By Kendra Hartman
Whether a person travels to another state or another country, so much can be learned from a change of perspective and a change of scenery. There is a world far beyond Canton, Ohio or your hometown. Whatever your background, Malone’s Center for Cross Cultural Engagement hopes to offer a trip specific to your interests.Haiti, Guatemala, Kentucky, Poland, Italy, Kenya, and South Korea are the places that Malone students have the opportunity to travel to this school year. “We are excited about the different teams this year,” Ryan Donald, Director of the Center for Cross Cultural Engagement, said.“We have a good variety of both opportunities for different interests and different ministries and locations,” Donald said.The Poland and Italy trip offer the experience to travel back and look through the lens of history while walking alongside current day people. Many trips are centered on making connections with the local people, aiding their refugees, and service to local churches. The trips give the opportunity to take a look at what Christianity looks like in other nations.“It’s more than just observing, but being able to get hands-on and participate and help with that,” Donald said.Being immersed into another culture or another place that is not home really extends the invitation to step outside of your comfort zone and build relationships with people you otherwise would not have. It also invites you to see things or think about things differently.“We are going there to serve and to learn, but it’s about building those relationships and enter in the story or the narrative and see things from their perspective,” Donald said.Dr. Jay Case, professor of history, is leading a trip to Kenya with Dr. Marcia Everett. Case has led other trips in years past and lived in Kenya for six years after graduating college.Case has many connections through ministry in Kenya. That trip will focus on ministry with the local church and the relational community within it.“We come alongside some African Christians who are doing a really good work with some really poor people in a difficult situation,” Case said. Case said that God is at work in other situations and other countries and it is interesting to connect that to our own faith on a trip. Service learning trips are short-term. Many trips are typically 2-3 weeks. How-ever, there is still opportunity for change – maybe not transforming a whole nation, but creating intentional relationships and community with a few people. “They’re going to learn about this part of Africa, who these people are, how this works but, then also what is the connection to us and our life,” Case said. “My hope is, that a new, deeper understanding would have an impact, in some way, to how they live their lives when they come back to the United States.” Jessica Weingart, senior integrated language arts major, went on the Germany service learning trip last May. Weingart had the opportunity to see many historical monuments and historical venues. She She recalls her most impactful memory is that of a homeless man living in Berlin. “These people are just really strong. That was the most life-changing for me because all these people went through way more than we could ever imagine,” Weingart said. She was really humbled by the harsh punishment people may receive in seeking Christianity. “These stories that you would only hear about and see in movies, you would never think would be real,” Weingart said. All the trip information can be found online at: https://www.malone.edu/academics/undergraduate/service-learning/2017-18-service-learning-teams-list/. Or by contacting Ryan Donald in the Office of Cross Cultural Engagement.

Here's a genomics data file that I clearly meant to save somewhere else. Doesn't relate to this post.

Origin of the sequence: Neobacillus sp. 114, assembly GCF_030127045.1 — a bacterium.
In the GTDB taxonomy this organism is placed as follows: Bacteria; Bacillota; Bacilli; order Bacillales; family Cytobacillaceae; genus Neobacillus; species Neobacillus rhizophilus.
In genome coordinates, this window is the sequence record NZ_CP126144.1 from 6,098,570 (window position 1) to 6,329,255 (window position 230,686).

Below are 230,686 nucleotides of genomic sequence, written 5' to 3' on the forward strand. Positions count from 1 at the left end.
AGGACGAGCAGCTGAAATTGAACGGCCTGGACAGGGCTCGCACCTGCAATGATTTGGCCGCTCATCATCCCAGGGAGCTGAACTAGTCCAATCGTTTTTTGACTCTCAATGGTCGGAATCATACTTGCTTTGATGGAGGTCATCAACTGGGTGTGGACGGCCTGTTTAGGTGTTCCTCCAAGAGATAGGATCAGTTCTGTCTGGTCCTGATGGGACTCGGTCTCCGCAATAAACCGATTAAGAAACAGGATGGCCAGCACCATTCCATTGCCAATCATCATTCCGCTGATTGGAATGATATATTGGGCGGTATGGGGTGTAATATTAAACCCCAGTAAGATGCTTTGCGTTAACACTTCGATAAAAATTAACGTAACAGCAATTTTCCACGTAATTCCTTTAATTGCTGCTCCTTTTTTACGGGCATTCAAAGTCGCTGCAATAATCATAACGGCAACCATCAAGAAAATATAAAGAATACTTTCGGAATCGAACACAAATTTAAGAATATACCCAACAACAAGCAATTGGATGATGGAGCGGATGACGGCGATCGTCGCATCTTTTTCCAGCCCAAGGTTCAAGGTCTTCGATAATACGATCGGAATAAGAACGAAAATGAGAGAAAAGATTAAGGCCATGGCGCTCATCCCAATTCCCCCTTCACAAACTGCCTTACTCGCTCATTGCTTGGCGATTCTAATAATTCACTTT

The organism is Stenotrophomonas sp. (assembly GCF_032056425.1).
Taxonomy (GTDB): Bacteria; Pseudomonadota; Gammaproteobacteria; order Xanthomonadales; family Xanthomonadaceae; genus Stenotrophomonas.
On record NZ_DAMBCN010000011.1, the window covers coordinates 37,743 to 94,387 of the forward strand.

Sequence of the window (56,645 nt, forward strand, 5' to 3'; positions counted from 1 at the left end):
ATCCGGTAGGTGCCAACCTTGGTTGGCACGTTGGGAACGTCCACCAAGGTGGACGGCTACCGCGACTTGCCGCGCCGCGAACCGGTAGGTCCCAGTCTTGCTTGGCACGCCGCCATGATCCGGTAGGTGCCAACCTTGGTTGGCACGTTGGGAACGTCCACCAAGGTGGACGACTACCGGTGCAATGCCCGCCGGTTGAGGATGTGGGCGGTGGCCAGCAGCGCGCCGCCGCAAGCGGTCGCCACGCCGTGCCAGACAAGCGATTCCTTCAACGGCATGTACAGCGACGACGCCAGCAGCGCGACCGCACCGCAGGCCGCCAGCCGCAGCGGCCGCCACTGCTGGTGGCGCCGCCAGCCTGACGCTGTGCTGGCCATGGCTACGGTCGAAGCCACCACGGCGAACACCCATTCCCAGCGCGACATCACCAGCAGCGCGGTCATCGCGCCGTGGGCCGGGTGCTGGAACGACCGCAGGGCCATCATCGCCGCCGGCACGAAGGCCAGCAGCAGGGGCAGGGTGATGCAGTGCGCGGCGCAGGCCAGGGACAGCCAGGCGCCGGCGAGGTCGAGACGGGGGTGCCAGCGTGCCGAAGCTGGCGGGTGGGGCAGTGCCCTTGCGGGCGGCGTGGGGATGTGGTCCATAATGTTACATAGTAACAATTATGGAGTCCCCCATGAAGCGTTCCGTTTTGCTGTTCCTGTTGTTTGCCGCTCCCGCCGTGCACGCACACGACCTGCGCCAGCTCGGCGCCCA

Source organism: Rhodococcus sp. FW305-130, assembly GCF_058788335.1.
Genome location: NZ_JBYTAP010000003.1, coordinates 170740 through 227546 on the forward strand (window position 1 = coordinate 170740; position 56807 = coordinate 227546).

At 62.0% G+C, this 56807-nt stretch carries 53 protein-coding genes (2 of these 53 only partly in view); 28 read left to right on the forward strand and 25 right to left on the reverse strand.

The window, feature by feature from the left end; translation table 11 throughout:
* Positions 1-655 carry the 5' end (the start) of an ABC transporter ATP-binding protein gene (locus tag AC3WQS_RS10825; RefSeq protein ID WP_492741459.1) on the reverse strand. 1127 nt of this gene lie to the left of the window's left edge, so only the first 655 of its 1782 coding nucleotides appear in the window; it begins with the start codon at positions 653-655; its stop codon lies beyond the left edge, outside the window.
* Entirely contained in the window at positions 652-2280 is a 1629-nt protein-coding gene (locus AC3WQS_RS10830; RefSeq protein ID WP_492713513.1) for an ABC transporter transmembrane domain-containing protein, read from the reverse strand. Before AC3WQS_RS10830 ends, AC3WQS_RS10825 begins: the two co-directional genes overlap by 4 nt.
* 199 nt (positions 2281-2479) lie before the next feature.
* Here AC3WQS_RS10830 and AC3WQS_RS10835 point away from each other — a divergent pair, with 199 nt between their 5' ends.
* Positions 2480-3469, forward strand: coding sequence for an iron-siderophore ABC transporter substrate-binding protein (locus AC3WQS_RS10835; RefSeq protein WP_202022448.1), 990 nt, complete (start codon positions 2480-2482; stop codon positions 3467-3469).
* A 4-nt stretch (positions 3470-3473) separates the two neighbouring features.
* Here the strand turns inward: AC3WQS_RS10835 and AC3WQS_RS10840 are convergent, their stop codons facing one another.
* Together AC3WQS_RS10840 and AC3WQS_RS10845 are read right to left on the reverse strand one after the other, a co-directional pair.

LXIII Issue No. 1